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Ross Miller
Ross Miller,
Category: Employment Law
Satisfied Customers: 2229
Experience:  Director (Litigation and Mediation) at Hilltop Solutions
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I am currently taking my employer to court. I am arguing

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Hi there, I am currently taking my employer to court. I am arguing breach for failure to include all the time a worker is working. This is because my fixed term contract stated I was contracted to work until 8.30pm but the n
JA: Have you discussed this with a manager or HR? Or with a lawyer?
Customer: sorry i pressed return to quickily...
JA: What is your employment status? Are you an employee, freelancer, consultant or contractor? Do you belong to a union?
Customer: the manager and secretary claim i should wait till clients leave the premises and also the staff members need time to change (IE swimming instructors) I was the receptionist and responsible for locking up. I was never paid for the extra time i had to stay. Please can you tell me if they are breaking a law, such as breach of minimum wage legilsation or any other breach
JA: Anything else you want the Lawyer to know before I connect you?
Customer: They say my employment was terminated but they suspended me previously to this, I am claiming wrongful dismal as well as many other breaches.

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Thank you

Thank you for your enquiry. If you are claiming for wrongful dismissal this is in relation to your employment contract and the payments (such as notice holiday and salary) which a have not correctly been paid to you. If you are making a claim for unfair dismissal this will be to determine if you dismal was justified or not and is different from wrongful dismissal but you can claim for both at the same time. If you can show that the reasons for your dismissal were not justified or done incorrectly then you can win a claim for unfair dismissal. If they have not satisfied your contract in terms of payments and they owe you (or they breached the contract during employment) then you can win a claim for wrongful dismissal. It would be worth seeking representation as there are other (what are referred to as) heads of claim which you can apply for such as loss of statutory rights etc. It is important to note that to bring a claim for unfair dismissal you have to have 24 months employment with the employer and will have to file the claim within 3 months of the dismissal. Alternatively you can seek help from your local citizens advice who can provide some basic advice in relation to your claim.

I hope this information has helped. You can find a local solicitor who deals with this on the law society webpage which is;

https://solicitors.lawsociety.org.uk/

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Many Thanks

Customer: replied 7 days ago.
Thanks for the info. I was employed for under two years - hence claim for wrongful dismissal. What I want to know is the act of law they have broken for expecting me to stay later than my contracted hours, ie because I had to cash up/lock up and wait for clients and staff members to leave. I was not paid for this extra time. What reach would I call this please? ie some sort of breach of minimum wage legislation, HMRC rules or any other breach, such as duty of care... Thanks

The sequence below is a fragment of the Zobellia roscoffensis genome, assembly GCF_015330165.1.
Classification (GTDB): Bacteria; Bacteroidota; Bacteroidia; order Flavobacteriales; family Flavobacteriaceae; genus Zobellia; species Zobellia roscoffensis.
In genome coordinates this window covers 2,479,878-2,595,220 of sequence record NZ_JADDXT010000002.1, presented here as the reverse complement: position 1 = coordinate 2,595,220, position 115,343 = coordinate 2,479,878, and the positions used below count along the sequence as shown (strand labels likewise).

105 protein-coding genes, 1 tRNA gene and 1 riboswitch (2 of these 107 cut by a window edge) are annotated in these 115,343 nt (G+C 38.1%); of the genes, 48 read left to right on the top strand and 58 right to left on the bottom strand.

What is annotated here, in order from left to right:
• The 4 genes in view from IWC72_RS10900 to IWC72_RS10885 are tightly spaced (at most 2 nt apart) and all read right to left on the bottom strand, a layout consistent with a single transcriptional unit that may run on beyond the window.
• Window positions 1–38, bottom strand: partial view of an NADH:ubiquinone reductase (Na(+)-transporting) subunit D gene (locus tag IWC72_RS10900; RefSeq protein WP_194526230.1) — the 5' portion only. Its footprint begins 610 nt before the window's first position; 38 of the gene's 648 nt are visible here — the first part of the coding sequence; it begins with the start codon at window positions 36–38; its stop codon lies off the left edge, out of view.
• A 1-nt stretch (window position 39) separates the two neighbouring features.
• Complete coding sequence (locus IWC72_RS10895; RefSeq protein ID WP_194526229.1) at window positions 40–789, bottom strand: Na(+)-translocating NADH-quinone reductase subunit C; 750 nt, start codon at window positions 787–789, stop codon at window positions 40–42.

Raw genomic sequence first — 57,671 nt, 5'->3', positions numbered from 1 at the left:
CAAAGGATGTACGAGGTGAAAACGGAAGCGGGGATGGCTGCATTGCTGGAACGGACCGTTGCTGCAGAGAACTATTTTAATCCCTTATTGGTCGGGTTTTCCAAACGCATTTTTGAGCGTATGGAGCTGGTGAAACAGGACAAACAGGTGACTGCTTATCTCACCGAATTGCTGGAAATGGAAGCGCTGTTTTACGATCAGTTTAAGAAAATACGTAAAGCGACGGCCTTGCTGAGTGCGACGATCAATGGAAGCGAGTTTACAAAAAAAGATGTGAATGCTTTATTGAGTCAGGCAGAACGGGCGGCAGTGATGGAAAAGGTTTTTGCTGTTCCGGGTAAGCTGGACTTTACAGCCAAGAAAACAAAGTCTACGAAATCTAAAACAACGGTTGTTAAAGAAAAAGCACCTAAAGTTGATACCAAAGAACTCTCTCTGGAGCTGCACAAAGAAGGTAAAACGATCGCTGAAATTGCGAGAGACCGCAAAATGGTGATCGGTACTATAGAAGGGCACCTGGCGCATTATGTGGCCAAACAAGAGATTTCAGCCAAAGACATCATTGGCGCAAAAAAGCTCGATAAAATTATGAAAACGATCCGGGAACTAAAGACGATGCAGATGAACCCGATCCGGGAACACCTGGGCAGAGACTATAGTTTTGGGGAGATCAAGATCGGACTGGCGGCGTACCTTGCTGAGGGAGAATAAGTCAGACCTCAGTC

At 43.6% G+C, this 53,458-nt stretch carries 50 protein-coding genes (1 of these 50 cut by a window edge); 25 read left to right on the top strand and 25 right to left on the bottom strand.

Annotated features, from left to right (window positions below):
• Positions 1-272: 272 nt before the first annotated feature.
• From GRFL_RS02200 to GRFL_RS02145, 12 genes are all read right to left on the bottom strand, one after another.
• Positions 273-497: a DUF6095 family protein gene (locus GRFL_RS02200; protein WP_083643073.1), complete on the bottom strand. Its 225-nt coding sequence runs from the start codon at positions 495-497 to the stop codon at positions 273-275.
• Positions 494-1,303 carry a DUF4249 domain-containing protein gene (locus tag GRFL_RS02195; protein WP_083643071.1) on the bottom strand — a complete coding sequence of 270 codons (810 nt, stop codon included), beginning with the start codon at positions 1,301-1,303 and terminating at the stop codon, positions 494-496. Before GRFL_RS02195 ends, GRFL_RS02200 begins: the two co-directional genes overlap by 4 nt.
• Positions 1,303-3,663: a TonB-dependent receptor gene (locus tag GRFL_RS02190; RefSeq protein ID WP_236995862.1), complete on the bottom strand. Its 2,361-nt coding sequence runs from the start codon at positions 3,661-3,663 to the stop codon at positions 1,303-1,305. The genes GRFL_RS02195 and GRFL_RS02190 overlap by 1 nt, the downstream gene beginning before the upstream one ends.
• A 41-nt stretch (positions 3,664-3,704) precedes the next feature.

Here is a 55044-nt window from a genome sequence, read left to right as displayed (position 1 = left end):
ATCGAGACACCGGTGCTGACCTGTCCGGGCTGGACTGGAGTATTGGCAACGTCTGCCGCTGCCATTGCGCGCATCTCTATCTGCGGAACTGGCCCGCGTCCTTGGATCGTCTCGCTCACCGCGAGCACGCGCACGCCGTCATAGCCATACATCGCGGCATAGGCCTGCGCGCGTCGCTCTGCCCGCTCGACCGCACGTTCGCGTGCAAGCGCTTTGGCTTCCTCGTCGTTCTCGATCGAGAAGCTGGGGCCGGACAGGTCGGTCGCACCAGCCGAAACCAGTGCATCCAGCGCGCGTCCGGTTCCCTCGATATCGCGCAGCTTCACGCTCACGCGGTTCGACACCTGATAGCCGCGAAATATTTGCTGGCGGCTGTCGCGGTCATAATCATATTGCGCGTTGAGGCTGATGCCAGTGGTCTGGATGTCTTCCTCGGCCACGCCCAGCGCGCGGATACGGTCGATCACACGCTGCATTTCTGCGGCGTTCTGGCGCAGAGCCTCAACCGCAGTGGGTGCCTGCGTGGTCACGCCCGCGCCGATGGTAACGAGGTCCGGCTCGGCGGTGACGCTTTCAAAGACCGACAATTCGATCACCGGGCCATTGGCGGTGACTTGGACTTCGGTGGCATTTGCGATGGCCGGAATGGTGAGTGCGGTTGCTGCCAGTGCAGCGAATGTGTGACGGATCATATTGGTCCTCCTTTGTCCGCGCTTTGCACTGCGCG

Thank you for the information. There is no specific law which has been broken, what you are arguing is a breach of contract, so if you were only contracted to stay till 8:30 then you will be looking to say that they have breached your contract by making you do additional times (outwit your contractual agreement). It is simply a fundamental breach of contract. You will be able to claim for up to two years of unpaid wages. You will have to calculate this out. The judge will not be looking for a specific part of legislation that that has been breached i.e. Equality Act, (however unlawful deduction of wages is a breach of the Employment Rights Act 1996) but the judge will want to know the reasons you believe the contractual agreement to have been breached. Don't worry too much if you don't understand the specific legislation etc. breach of contract issues are more about the issues surrounding the events which you are claiming for and if they amount to a breach of the contract.

Customer: replied 7 days ago.
Thanks very much for that. I am unable to calculate as the respondent has not provided me with timesheets despite having submitted subject access requests in jan/feb 2020 effectively breaking GDPR law. What would I call this breach please?

Just ask the judge for the respondent to supply these to you and they can make order for the respondent to supply these to you or they can get a fine if they don't follow the court orders. You will also want to tell the judge that you have asked them to supply this already.

Ross Miller and 4 other Employment Law Specialists are ready to help you
Customer: replied 7 days ago.
OK thank you. Do i need to provide evidence with the court order showing that i have previously requested this, or do i wait until i submit my evidence for the court hearing? Also, I am writing my remedy at present and want to state what breach this is under employment law, as well as data protection law. Please could you tell me if there is a correct term to use for failing to supply me with the data I had requested? Many thanks